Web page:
Re: [OAUTH-WG] Comments on draft-richer-oauth-introspection-04

"Richer, Justin P." <jricher@mitre.org> Wed, 23 October 2013 19:22 UTC

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From: "Richer, Justin P." <jricher@mitre.org>
To: Thomas Broyer <t.broyer@gmail.com>
Thread-Topic: Comments on draft-richer-oauth-introspection-04
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Date: Wed, 23 Oct 2013 19:22:37 +0000
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Subject: Re: [OAUTH-WG] Comments on draft-richer-oauth-introspection-04
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Hi Thomas,

You're right in that the introspection process is about getting meta data about a particular token by making an authenticated call. It does reveal a lot of information about the token -- because that's exactly the point of the protocol. :)

If the PR is compromised, then the attacker would be able to do anything the PR can do, including reusing any tokens handed to the PR (assuming they're bearer tokens). This is true without doing introspection at all, since you can just steal and start broadcasting the token. Also, if the PR is compromised, all the data protected at that PR is also compromised, so you've got other problems too.

The "resource_id" parameter is meant to be a service-specific hint that the PR can hand to the AS to give context to the transaction. You could easily use this field to pass along the list of scopes that you mention below. You can have your AS return no information other than the "valid" field in the response and leave out the scopes, subject, client id, and everything else. All those fields are optional. However, in practice we've found it very helpful to reveal to the PR which scopes and audiences that a token was issued for so that the PR can use that information to make authorization decisions. But if all you're after is answering the question "is this token valid" and you don't want any other information, your AS is fully allowed to do answer just that question.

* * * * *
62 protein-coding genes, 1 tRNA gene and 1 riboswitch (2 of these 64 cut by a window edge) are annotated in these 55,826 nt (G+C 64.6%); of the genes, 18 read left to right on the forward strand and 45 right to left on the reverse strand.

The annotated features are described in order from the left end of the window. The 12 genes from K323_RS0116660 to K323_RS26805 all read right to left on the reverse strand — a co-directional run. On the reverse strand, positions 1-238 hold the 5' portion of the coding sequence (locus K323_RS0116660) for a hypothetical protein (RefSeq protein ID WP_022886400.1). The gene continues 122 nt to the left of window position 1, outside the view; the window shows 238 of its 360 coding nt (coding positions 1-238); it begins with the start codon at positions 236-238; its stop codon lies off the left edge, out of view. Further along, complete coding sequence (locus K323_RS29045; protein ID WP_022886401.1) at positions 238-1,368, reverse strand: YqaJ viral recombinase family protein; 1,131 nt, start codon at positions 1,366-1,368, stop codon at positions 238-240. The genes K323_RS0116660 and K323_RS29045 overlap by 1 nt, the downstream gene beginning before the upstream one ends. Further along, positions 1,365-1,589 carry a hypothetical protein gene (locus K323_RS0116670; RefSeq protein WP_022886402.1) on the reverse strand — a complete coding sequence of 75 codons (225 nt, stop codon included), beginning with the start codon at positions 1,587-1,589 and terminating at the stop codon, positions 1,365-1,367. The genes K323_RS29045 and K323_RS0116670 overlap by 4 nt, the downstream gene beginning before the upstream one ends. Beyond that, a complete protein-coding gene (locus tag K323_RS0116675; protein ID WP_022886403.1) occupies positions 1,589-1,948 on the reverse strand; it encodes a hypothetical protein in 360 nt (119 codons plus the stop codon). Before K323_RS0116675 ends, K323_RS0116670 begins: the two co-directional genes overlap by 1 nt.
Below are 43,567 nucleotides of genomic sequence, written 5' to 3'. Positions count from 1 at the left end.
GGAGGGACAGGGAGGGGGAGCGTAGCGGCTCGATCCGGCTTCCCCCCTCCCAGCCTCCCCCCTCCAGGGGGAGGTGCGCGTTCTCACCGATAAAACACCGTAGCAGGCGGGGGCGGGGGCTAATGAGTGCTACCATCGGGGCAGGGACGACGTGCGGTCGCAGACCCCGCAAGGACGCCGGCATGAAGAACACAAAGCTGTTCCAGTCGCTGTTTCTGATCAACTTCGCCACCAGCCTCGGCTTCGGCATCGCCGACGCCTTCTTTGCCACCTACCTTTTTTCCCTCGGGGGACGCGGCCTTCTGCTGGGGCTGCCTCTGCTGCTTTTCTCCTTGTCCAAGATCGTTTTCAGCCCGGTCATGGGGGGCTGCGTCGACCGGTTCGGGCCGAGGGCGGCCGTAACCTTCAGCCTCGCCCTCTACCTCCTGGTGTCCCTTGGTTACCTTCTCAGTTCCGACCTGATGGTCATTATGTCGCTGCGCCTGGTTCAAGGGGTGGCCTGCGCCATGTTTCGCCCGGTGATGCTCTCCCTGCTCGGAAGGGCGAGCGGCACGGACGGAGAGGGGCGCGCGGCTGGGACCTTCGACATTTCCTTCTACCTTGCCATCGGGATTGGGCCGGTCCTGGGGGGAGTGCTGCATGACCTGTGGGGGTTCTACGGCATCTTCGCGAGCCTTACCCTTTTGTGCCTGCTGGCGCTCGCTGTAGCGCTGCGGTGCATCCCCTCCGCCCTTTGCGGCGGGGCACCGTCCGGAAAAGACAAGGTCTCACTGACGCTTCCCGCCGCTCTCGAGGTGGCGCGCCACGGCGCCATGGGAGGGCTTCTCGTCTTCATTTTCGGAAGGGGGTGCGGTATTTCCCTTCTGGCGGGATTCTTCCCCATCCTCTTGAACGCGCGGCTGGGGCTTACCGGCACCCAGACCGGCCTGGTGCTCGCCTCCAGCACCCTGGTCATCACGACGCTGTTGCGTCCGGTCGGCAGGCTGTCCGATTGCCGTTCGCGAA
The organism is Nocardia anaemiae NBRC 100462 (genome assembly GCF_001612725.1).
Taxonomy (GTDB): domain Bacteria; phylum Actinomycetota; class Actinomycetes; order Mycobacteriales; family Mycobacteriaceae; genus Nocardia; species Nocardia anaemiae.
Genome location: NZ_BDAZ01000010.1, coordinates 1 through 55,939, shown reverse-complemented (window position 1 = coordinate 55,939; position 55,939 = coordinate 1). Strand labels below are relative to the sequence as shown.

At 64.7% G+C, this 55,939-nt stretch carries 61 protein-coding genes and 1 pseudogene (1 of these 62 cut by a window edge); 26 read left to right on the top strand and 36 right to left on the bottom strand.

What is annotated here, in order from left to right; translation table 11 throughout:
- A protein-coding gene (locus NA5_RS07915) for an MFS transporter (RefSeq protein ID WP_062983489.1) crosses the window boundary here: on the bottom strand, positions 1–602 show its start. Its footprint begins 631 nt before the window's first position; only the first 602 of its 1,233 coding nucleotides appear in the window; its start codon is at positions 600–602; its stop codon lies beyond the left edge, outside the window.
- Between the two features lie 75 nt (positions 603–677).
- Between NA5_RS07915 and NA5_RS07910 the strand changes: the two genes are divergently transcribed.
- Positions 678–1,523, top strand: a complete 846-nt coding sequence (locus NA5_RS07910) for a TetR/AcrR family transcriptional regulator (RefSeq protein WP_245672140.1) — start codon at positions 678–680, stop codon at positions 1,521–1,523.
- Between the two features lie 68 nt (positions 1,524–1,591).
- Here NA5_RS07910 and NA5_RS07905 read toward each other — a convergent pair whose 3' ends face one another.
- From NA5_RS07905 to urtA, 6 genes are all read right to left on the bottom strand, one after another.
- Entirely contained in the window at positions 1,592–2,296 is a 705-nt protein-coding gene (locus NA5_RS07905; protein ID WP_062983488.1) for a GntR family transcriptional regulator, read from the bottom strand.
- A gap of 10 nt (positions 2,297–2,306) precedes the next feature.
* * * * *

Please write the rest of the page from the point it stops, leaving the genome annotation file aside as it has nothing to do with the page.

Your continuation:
As Eve pointed out in the other email, the introspection draft allows for a light "loose" binding between the AS and PR, but there's an assumption that the relationship was set up somewhere. UMA adds the possibilities of a deeper and more dynamic binding between PR and AS before introspection takes place. (In fact, the introspection draft was pretty much lifted out of UMA originally.) UMA also has a concept of permission sets that are more flexible and descriptive than scopes alone are, but those are added to the top of the base introspection response.

 -- Justin


On Oct 22, 2013, at 7:50 AM, Thomas Broyer <t.broyer@gmail.com<mailto:t.broyer@gmail.com>> wrote:

Hi all,

In a platform we're building, we have AS, clients and PRs all as distinct parties managed/provided by distinct companies. There's a single AS though, doing SSO through OpenID Connect (i.e. the AS in an OP).

I thus need a way for a PR to ask the AS whether the token presented by the client is valid and grants access to the PR. I've thus briefly evaluated draft-richer-oauth-introspection-04 which seemed to fulfill my needs. Here are my comments: